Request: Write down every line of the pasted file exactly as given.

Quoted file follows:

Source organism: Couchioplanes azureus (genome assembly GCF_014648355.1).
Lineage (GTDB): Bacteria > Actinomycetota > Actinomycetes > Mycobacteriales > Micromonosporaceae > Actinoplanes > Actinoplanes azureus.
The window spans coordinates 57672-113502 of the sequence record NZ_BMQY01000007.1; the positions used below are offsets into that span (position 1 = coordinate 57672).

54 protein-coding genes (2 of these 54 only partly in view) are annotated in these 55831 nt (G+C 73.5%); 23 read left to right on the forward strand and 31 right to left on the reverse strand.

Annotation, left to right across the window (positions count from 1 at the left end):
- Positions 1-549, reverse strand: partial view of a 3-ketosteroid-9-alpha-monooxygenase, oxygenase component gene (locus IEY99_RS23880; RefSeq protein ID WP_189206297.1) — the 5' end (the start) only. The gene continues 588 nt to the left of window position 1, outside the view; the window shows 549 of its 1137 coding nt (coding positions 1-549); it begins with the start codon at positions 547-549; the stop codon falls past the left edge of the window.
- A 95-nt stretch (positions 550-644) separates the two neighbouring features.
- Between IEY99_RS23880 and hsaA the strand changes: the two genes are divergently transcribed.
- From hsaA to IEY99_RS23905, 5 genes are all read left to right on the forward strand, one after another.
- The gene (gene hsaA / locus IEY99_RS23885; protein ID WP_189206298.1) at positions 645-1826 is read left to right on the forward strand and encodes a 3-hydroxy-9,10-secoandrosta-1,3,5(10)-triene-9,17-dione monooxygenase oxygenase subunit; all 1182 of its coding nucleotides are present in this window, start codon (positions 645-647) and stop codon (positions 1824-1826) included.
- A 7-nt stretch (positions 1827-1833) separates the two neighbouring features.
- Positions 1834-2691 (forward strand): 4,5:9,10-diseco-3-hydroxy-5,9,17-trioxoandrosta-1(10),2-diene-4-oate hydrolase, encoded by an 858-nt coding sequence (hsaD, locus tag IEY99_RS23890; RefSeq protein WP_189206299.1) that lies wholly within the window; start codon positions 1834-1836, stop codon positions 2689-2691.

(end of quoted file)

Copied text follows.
Source organism: Couchioplanes azureus (genome assembly GCF_014648355.1).
Lineage (GTDB): Bacteria > Actinomycetota > Actinomycetes > Mycobacteriales > Micromonosporaceae > Actinoplanes > Actinoplanes azureus.
The window spans coordinates 57672-113502 of the sequence record NZ_BMQY01000007.1; the positions used below are offsets into that span (position 1 = coordinate 57672).

54 protein-coding genes (2 of these 54 only partly in view) are annotated in these 55831 nt (G+C 73.5%); 23 read left to right on the forward strand and 31 right to left on the reverse strand.

Annotation, left to right across the window (positions count from 1 at the left end):
- Positions 1-549, reverse strand: partial view of a 3-ketosteroid-9-alpha-monooxygenase, oxygenase component gene (locus IEY99_RS23880; RefSeq protein ID WP_189206297.1) — the 5' end (the start) only. The gene continues 588 nt to the left of window position 1, outside the view; the window shows 549 of its 1137 coding nt (coding positions 1-549); it begins with the start codon at positions 547-549; the stop codon falls past the left edge of the window.
- A 95-nt stretch (positions 550-644) separates the two neighbouring features.
- Between IEY99_RS23880 and hsaA the strand changes: the two genes are divergently transcribed.
- From hsaA to IEY99_RS23905, 5 genes are all read left to right on the forward strand, one after another.
- The gene (gene hsaA / locus IEY99_RS23885; protein ID WP_189206298.1) at positions 645-1826 is read left to right on the forward strand and encodes a 3-hydroxy-9,10-secoandrosta-1,3,5(10)-triene-9,17-dione monooxygenase oxygenase subunit; all 1182 of its coding nucleotides are present in this window, start codon (positions 645-647) and stop codon (positions 1824-1826) included.
- A 7-nt stretch (positions 1827-1833) separates the two neighbouring features.
- Positions 1834-2691 (forward strand): 4,5:9,10-diseco-3-hydroxy-5,9,17-trioxoandrosta-1(10),2-diene-4-oate hydrolase, encoded by an 858-nt coding sequence (hsaD, locus tag IEY99_RS23890; RefSeq protein WP_189206299.1) that lies wholly within the window; start codon positions 1834-1836, stop codon positions 2689-2691.